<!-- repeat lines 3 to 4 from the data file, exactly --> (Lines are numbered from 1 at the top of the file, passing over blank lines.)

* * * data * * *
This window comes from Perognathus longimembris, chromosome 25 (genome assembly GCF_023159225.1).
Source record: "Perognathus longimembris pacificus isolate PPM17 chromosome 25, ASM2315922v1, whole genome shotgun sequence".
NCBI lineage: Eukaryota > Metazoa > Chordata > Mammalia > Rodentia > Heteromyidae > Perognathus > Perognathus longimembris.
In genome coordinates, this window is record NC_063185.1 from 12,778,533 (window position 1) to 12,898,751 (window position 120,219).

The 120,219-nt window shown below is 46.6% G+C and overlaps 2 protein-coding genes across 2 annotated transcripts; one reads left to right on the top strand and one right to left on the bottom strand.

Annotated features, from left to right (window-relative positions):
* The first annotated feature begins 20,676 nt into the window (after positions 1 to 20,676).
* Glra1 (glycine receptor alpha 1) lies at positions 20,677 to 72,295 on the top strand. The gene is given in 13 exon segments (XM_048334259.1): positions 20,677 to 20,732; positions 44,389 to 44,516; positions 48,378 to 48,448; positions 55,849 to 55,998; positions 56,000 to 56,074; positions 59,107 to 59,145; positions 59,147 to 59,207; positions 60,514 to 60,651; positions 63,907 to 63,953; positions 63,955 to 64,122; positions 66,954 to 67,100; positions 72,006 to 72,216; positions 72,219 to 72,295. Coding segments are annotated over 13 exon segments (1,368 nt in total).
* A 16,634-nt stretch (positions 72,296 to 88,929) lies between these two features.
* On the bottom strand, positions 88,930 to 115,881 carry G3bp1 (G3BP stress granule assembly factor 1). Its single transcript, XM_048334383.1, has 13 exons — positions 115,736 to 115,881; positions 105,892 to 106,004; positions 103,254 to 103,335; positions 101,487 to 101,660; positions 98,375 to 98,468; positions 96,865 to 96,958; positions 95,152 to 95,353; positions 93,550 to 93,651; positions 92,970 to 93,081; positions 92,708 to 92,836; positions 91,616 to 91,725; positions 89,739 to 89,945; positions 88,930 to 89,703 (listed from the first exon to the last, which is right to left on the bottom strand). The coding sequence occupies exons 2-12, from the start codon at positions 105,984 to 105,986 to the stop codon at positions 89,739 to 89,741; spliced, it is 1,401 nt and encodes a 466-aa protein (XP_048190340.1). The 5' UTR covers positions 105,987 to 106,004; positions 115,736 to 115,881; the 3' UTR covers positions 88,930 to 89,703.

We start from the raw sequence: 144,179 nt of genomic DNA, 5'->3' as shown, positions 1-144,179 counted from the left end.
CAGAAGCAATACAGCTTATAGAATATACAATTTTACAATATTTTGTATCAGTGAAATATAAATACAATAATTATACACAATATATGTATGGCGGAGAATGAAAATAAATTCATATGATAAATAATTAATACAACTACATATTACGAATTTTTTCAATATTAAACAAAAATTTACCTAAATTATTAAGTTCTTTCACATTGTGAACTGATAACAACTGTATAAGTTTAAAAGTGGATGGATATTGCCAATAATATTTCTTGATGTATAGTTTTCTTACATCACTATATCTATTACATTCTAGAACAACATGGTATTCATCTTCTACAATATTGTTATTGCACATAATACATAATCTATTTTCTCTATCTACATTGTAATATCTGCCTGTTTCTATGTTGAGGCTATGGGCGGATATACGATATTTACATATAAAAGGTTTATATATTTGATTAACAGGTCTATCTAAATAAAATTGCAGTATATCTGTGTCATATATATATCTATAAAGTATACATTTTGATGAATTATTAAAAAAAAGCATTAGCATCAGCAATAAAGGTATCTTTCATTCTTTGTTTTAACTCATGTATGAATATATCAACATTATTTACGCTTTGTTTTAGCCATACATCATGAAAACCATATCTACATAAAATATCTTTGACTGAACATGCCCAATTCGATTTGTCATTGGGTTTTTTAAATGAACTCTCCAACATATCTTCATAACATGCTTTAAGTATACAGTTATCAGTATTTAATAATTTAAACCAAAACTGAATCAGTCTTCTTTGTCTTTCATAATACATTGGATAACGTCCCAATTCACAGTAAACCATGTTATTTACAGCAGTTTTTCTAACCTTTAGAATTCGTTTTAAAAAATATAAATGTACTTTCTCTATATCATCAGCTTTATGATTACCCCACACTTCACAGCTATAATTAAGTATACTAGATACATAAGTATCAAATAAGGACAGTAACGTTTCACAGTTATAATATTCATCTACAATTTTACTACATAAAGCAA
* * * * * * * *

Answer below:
NCBI lineage: Eukaryota > Metazoa > Chordata > Mammalia > Rodentia > Heteromyidae > Perognathus > Perognathus longimembris.
In genome coordinates, this window is record NC_063185.1 from 12,778,533 (window position 1) to 12,898,751 (window position 120,219).